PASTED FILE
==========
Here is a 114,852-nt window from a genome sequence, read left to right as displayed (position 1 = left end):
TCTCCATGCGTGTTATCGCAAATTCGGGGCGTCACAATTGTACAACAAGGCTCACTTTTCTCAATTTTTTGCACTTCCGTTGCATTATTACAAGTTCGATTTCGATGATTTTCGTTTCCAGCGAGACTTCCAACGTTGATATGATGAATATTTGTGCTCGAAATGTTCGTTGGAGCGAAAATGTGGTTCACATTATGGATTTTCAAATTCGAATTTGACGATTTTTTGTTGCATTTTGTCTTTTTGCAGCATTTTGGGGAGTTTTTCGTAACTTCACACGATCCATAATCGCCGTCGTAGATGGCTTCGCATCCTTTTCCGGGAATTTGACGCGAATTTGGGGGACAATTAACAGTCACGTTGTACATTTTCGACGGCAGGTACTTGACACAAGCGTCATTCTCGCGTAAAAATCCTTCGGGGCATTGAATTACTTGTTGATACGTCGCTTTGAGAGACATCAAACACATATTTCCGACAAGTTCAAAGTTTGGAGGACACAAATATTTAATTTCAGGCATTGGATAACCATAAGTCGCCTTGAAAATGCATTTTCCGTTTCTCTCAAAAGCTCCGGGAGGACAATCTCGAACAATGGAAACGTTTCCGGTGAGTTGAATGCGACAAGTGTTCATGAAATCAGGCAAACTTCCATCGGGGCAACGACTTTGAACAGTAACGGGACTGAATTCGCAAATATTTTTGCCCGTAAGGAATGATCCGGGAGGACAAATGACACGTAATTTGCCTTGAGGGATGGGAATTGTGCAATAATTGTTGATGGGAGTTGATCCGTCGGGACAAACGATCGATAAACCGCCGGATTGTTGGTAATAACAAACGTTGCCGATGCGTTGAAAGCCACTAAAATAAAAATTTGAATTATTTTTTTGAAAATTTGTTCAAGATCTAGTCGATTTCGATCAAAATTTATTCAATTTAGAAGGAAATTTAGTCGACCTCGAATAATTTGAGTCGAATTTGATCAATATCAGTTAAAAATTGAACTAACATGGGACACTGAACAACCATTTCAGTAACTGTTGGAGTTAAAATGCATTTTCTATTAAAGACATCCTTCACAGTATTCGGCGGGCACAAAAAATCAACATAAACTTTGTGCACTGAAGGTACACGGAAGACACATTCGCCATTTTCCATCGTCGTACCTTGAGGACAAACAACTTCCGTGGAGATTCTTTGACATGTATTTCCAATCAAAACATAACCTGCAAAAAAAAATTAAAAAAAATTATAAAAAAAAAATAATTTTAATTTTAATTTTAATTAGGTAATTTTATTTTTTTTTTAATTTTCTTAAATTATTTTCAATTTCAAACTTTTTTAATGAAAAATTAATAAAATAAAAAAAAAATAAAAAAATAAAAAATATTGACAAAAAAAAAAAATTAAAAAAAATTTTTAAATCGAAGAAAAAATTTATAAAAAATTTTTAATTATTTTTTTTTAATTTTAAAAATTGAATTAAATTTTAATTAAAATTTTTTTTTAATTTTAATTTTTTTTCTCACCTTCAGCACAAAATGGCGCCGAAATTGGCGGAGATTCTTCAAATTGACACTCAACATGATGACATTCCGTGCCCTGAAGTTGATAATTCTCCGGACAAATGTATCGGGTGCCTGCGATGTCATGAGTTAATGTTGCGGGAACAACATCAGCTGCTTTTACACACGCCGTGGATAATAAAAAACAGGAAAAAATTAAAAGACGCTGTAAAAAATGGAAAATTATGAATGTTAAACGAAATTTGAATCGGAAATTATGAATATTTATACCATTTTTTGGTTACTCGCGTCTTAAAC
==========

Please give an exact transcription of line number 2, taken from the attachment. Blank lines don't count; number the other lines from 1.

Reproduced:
TCTCCATGCGTGTTATCGCAAATTCGGGGCGTCACAATTGTACAACAAGGCTCACTTTTCTCAATTTTTTGCACTTCCGTTGCATTATTACAAGTTCGATTTCGATGATTTTCGTTTCCAGCGAGACTTCCAACGTTGATATGATGAATATTTGTGCTCGAAATGTTCGTTGGAGCGAAAATGTGGTTCACATTATGGATTTTCAAATTCGAATTTGACGATTTTTTGTTGCATTTTGTCTTTTTGCAGCATTTTGGGGAGTTTTTCGTAACTTCACACGATCCATAATCGCCGTCGTAGATGGCTTCGCATCCTTTTCCGGGAATTTGACGCGAATTTGGGGGACAATTAACAGTCACGTTGTACATTTTCGACGGCAGGTACTTGACACAAGCGTCATTCTCGCGTAAAAATCCTTCGGGGCATTGAATTACTTGTTGATACGTCGCTTTGAGAGACATCAAACACATATTTCCGACAAGTTCAAAGTTTGGAGGACACAAATATTTAATTTCAGGCATTGGATAACCATAAGTCGCCTTGAAAATGCATTTTCCGTTTCTCTCAAAAGCTCCGGGAGGACAATCTCGAACAATGGAAACGTTTCCGGTGAGTTGAATGCGACAAGTGTTCATGAAATCAGGCAAACTTCCATCGGGGCAACGACTTTGAACAGTAACGGGACTGAATTCGCAAATATTTTTGCCCGTAAGGAATGATCCGGGAGGACAAATGACACGTAATTTGCCTTGAGGGATGGGAATTGTGCAATAATTGTTGATGGGAGTTGATCCGTCGGGACAAACGATCGATAAACCGCCGGATTGTTGGTAATAACAAACGTTGCCGATGCGTTGAAAGCCACTAAAATAAAAATTTGAATTATTTTTTTGAAAATTTGTTCAAGATCTAGTCGATTTCGATCAAAATTTATTCAATTTAGAAGGAAATTTAGTCGACCTCGAATAATTTGAGTCGAATTTGATCAATATCAGTTAAAAATTGAACTAACATGGGACACTGAACAACCATTTCAGTAACTGTTGGAGTTAAAATGCATTTTCTATTAAAGACATCCTTCACAGTATTCGGCGGGCACAAAAAATCAACATAAACTTTGTGCACTGAAGGTACACGGAAGACACATTCGCCATTTTCCATCGTCGTACCTTGAGGACAAACAACTTCCGTGGAGATTCTTTGACATGTATTTCCAATCAAAACATAACCTGCAAAAAAAAATTAAAAAAAATTATAAAAAAAAAATAATTTTAATTTTAATTTTAATTAGGTAATTTTATTTTTTTTTTAATTTTCTTAAATTATTTTCAATTTCAAACTTTTTTAATGAAAAATTAATAAAATAAAAAAAAAATAAAAAAATAAAAAATATTGACAAAAAAAAAAAATTAAAAAAAATTTTTAAATCGAAGAAAAAATTTATAAAAAATTTTTAATTATTTTTTTTTAATTTTAAAAATTGAATTAAATTTTAATTAAAATTTTTTTTTAATTTTAATTTTTTTTCTCACCTTCAGCACAAAATGGCGCCGAAATTGGCGGAGATTCTTCAAATTGACACTCAACATGATGACATTCCGTGCCCTGAAGTTGATAATTCTCCGGACAAATGTATCGGGTGCCTGCGATGTCATGAGTTAATGTTGCGGGAACAACATCAGCTGCTTTTACACACGCCGTGGATAATAAAAAACAGGAAAAAATTAAAAGACGCTGTAAAAAATGGAAAATTATGAATGTTAAACGAAATTTGAATCGGAAATTATGAATATTTATACCATTTTTTGGTTACTCGCGTCTTAAAC